Paranasal sinus fractures

Paranasal sinuses are air-filled cavities surrounding the nasal cavity proper which includes maxillary sinus, sphenoid sinus, frontal sinus and ethmoid sinus. Trauma to the superior and middle thirds of the face can often lead to in paranasal sinus fractures involving one or more paranasal sinuses. Furthermore, forces greater than paranasal sinus resistance may result in traumatic brain injury.


Males in their 20-30s are the most common group to sustain facial trauma . The etiology for facial trauma causing paranasal fractures varies geographically. In urban regions, assaults and motor vehicle accidents are the main reasons for facial trauma. By contrast, in rural regions, animal-related accidents are the main cause of facial trauma .

Clinical presentation

Presenting complaint is usually facial pain and in some instances deformity although facial swelling can make the assessment of sinus wall depression difficult. Specific clinical signs unique to sinuses are discussed below. Often other injuries (e.g. upper limb, cranial and thoracic) are present that may be more clinically impressive. As such imaging with CT is often the first time a paranasal sinus fracture is suspected .

Anatomy and pathology

Traumatic forces directed at the facial skeleton is transmitted and absorbed by a framework of facial bones that surround paranasal sinuses. Disruption to the bony framework results in paranasal sinus fractures. The Le Fort classification system categorizes common types of bony framework disruption along "lines of weakness" and can be associated with certain types of paranasal sinus fractures. In addition to Le Fort classification system, other classifications have been devised for facial fractures that are too complex for the Le Fort fracture lines which focus on anatomical subunits of the mid-face including zygomaticomaxillary complex (ZMC), the naso-orbitoethmoidal complex (NOE), and the dentoalveolar complex (DAC).

  • Le Fort I and II fractures, ZMC fractures: associated with maxillary sinus fracture (most common paranasal sinus fracture)  
  • Le Fort II and III fractures: associated with ethmoid sinus fracture
  • NOE fractures: associated with frontal/ethmoid sinus fracture 
Maxillary sinus fracture

Maxillary sinus fractures can occur in isolation from a direct blow, or as part of a more extensive injury such as Le Fort fractures.

  • the commonest mechanism of injury
    •  high-energy trauma to the eyeball
  • common injuries and fracture sites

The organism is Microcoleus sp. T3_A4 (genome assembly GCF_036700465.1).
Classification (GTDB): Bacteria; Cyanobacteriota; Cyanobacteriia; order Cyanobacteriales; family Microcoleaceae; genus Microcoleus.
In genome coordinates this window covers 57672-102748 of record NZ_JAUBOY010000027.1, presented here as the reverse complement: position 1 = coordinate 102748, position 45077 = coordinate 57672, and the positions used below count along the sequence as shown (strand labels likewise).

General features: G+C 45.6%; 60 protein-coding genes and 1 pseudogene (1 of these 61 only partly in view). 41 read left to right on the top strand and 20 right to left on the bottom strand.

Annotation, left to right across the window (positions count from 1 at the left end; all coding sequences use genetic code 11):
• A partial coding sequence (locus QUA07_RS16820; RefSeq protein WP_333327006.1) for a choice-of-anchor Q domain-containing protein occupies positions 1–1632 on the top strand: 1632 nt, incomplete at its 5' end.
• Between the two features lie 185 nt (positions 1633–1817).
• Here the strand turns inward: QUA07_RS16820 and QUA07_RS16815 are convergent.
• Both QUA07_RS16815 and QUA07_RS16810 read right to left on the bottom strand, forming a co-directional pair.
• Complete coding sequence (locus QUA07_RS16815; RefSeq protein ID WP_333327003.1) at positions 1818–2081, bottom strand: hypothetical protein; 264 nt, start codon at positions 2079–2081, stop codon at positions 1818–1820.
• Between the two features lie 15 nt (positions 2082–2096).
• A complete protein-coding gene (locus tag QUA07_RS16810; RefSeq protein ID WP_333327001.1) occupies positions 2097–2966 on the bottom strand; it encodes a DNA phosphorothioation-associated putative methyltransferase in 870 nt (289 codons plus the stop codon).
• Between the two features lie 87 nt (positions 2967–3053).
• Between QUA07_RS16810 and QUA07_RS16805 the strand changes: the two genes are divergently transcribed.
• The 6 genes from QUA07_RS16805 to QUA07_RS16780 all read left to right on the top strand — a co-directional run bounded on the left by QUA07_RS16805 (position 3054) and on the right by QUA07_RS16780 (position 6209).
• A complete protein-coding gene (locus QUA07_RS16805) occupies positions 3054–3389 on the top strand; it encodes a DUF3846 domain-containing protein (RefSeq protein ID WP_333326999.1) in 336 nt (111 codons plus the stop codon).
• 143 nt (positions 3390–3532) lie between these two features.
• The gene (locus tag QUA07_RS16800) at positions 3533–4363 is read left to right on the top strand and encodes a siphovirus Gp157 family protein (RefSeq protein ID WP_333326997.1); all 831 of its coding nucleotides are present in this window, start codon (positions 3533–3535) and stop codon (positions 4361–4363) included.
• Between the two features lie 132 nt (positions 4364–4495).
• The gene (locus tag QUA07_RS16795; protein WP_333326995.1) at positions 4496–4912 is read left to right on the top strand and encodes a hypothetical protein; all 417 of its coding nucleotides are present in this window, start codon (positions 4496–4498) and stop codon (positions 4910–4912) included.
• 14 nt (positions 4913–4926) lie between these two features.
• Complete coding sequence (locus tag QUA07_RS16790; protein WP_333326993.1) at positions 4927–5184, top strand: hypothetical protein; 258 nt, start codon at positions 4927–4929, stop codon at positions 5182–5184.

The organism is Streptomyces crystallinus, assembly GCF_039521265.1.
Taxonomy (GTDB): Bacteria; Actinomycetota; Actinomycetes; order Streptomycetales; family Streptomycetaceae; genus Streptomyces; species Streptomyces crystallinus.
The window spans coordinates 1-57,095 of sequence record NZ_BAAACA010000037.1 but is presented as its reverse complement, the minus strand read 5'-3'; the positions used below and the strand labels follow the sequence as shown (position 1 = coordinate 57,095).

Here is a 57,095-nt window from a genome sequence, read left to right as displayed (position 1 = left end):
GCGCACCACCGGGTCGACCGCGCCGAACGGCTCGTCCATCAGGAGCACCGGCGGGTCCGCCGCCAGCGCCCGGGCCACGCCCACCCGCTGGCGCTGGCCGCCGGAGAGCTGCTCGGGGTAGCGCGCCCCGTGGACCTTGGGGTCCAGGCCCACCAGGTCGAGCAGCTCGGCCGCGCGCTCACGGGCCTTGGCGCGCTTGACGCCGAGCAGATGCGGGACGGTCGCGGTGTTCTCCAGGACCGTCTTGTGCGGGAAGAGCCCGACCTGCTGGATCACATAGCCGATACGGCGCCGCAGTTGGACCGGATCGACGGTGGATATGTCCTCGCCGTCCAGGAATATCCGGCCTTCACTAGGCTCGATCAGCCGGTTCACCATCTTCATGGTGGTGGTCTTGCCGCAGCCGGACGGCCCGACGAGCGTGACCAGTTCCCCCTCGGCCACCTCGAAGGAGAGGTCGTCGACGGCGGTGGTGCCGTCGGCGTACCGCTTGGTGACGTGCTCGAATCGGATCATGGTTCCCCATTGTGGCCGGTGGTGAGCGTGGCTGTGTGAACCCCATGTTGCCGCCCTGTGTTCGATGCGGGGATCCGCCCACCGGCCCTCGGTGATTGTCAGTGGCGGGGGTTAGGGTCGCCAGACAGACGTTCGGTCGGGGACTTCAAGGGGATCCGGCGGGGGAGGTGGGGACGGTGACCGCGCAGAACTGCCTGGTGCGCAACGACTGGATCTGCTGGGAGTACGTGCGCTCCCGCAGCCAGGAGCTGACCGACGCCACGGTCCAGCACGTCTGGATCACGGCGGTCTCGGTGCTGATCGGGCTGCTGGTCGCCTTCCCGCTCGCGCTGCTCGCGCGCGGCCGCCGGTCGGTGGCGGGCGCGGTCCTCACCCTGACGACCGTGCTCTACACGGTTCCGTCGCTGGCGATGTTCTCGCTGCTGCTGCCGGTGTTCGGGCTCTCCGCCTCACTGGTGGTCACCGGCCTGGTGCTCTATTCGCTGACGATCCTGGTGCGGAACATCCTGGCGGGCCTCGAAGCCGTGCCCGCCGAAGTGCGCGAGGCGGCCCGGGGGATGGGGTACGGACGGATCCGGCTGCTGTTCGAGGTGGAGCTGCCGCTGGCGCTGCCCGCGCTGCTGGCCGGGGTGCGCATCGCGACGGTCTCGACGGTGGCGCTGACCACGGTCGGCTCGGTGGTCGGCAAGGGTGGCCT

• blow-out fracture: floor of orbit/roof of sinus  
    • iatrogenic injury (e.g. displaced dental implant) - inferior sinus wall 
  • specific symptoms
    •  hypoesthesia of upper lip/dental arch, diplopia  
  • complications
Frontal sinus fracture

Frontal sinus fractures are relatively uncommon, usually seen in the setting of other facial fractures.

  • commonest mechanism of injury
    • motor vehicle accident
  • common fracture sites 
    • anterior sinus wall
    • posterior sinus wall 
  • red flag symptoms
    •  fever, clear nasal discharge, altered conscious state  
  • complications
Ethmoidal sinus fracture 

Ethmoidal sinus fractures are usually seen in the setting of nasal fractures (naso-orbitoethmoid complex fractures).

  • commonest mechanism of injury
    •  motor vehicle accident
  • common fracture site
  • isolated injury rare, usually associated with injury to NOE complex and frontal sinus
  • specific symptoms
  • complications
    • olfactory nerve damage, dacryocystitis, CSF rhinorrhea, and intracranial infection
Sphenoidal sinus fracture

Transsphenoidal fractures are usually seen in the setting of more extensive base of skull fractures, often extending to involve anterior cranial fossa or petrous temporal bones.

  • mechanism of injury
    • various 
  • isolated injury rare, usually associated with complex craniofacial injuries 
  • specific symptoms
    • clear nasal discharge, visual disturbance  
  • complications
    • optic/oculomotor nerve damage, internal carotid artery damage, CSF rhinorrhea

Radiographic features 

A plain radiograph may be used to assess a number of structures but CT scans are now the gold standard in diagnosis and surgical planning of facial trauma.

Plain radiograph
  • Waters projection for assessment of maxillary bone/sinus, orbit, zygomatic arch 
  • Caldwell projection for assessment of frontal and ethmoid sinuses, orbit, frontozygomatic sutures 
  • blood in sinus (hemosinus)  
  • dislocated bone fragments
  • gas in soft tissues 
  • pneumocephalus: associated with ethmoidal/sphenoidal sinus fractures 

Treatment and prognosis

Treatment is dictated by the complexity of facial fracture, sinus wall location and associated injuries. Conservative management can be an option for maxillary, frontal and ethmoid sinus fractures. For example, anterior wall of the frontal sinus is usually managed conservatively, by contrast, posterior wall of frontal sinus require surgery due to potential extension into intracranial space. Sphenoidal sinus fracture always requires surgery due to the presence of neurovascular structures in the sinus. There is a lack of evidence for antibiotic prophylaxis in patients with basal skull fractures involving the paranasal sinuses .